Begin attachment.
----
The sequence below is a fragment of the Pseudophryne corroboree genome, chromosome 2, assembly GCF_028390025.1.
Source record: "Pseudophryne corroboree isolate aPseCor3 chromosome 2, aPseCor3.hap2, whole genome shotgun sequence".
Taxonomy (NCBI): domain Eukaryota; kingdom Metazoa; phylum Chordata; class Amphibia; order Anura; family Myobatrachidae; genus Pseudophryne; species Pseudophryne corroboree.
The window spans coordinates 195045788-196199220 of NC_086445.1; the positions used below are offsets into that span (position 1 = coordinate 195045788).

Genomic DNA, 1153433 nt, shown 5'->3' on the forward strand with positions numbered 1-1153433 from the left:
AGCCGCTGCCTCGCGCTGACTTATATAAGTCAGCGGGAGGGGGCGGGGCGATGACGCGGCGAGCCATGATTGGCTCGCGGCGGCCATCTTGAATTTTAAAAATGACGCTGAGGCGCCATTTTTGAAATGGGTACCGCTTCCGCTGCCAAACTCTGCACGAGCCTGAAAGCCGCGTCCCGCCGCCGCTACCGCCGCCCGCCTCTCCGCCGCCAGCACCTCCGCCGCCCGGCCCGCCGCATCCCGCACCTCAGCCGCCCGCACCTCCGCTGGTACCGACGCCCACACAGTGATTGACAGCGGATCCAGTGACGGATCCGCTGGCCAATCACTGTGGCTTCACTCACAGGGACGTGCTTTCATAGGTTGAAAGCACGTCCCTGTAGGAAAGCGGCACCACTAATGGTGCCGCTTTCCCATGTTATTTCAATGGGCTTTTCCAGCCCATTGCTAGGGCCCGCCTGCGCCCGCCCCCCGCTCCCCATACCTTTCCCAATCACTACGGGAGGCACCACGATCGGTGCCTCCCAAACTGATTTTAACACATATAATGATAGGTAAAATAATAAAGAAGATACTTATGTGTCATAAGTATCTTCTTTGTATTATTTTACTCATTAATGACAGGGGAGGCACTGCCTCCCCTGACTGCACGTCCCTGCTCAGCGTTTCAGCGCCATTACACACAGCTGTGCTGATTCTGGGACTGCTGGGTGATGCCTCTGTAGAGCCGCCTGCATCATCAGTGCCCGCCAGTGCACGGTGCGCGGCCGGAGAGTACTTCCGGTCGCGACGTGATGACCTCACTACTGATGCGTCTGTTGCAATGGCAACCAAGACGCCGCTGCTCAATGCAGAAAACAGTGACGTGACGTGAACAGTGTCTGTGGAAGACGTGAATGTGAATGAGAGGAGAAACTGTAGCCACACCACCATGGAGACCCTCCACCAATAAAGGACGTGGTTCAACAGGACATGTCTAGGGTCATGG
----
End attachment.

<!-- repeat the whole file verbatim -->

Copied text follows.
The sequence below is a fragment of the Pseudophryne corroboree genome, chromosome 2, assembly GCF_028390025.1.
Source record: "Pseudophryne corroboree isolate aPseCor3 chromosome 2, aPseCor3.hap2, whole genome shotgun sequence".
Taxonomy (NCBI): domain Eukaryota; kingdom Metazoa; phylum Chordata; class Amphibia; order Anura; family Myobatrachidae; genus Pseudophryne; species Pseudophryne corroboree.
The window spans coordinates 195045788-196199220 of NC_086445.1; the positions used below are offsets into that span (position 1 = coordinate 195045788).

Genomic DNA, 1153433 nt, shown 5'->3' on the forward strand with positions numbered 1-1153433 from the left:
AGCCGCTGCCTCGCGCTGACTTATATAAGTCAGCGGGAGGGGGCGGGGCGATGACGCGGCGAGCCATGATTGGCTCGCGGCGGCCATCTTGAATTTTAAAAATGACGCTGAGGCGCCATTTTTGAAATGGGTACCGCTTCCGCTGCCAAACTCTGCACGAGCCTGAAAGCCGCGTCCCGCCGCCGCTACCGCCGCCCGCCTCTCCGCCGCCAGCACCTCCGCCGCCCGGCCCGCCGCATCCCGCACCTCAGCCGCCCGCACCTCCGCTGGTACCGACGCCCACACAGTGATTGACAGCGGATCCAGTGACGGATCCGCTGGCCAATCACTGTGGCTTCACTCACAGGGACGTGCTTTCATAGGTTGAAAGCACGTCCCTGTAGGAAAGCGGCACCACTAATGGTGCCGCTTTCCCATGTTATTTCAATGGGCTTTTCCAGCCCATTGCTAGGGCCCGCCTGCGCCCGCCCCCCGCTCCCCATACCTTTCCCAATCACTACGGGAGGCACCACGATCGGTGCCTCCCAAACTGATTTTAACACATATAATGATAGGTAAAATAATAAAGAAGATACTTATGTGTCATAAGTATCTTCTTTGTATTATTTTACTCATTAATGACAGGGGAGGCACTGCCTCCCCTGACTGCACGTCCCTGCTCAGCGTTTCAGCGCCATTACACACAGCTGTGCTGATTCTGGGACTGCTGGGTGATGCCTCTGTAGAGCCGCCTGCATCATCAGTGCCCGCCAGTGCACGGTGCGCGGCCGGAGAGTACTTCCGGTCGCGACGTGATGACCTCACTACTGATGCGTCTGTTGCAATGGCAACCAAGACGCCGCTGCTCAATGCAGAAAACAGTGACGTGACGTGAACAGTGTCTGTGGAAGACGTGAATGTGAATGAGAGGAGAAACTGTAGCCACACCACCATGGAGACCCTCCACCAATAAAGGACGTGGTTCAACAGGACATGTCTAGGGTCATGG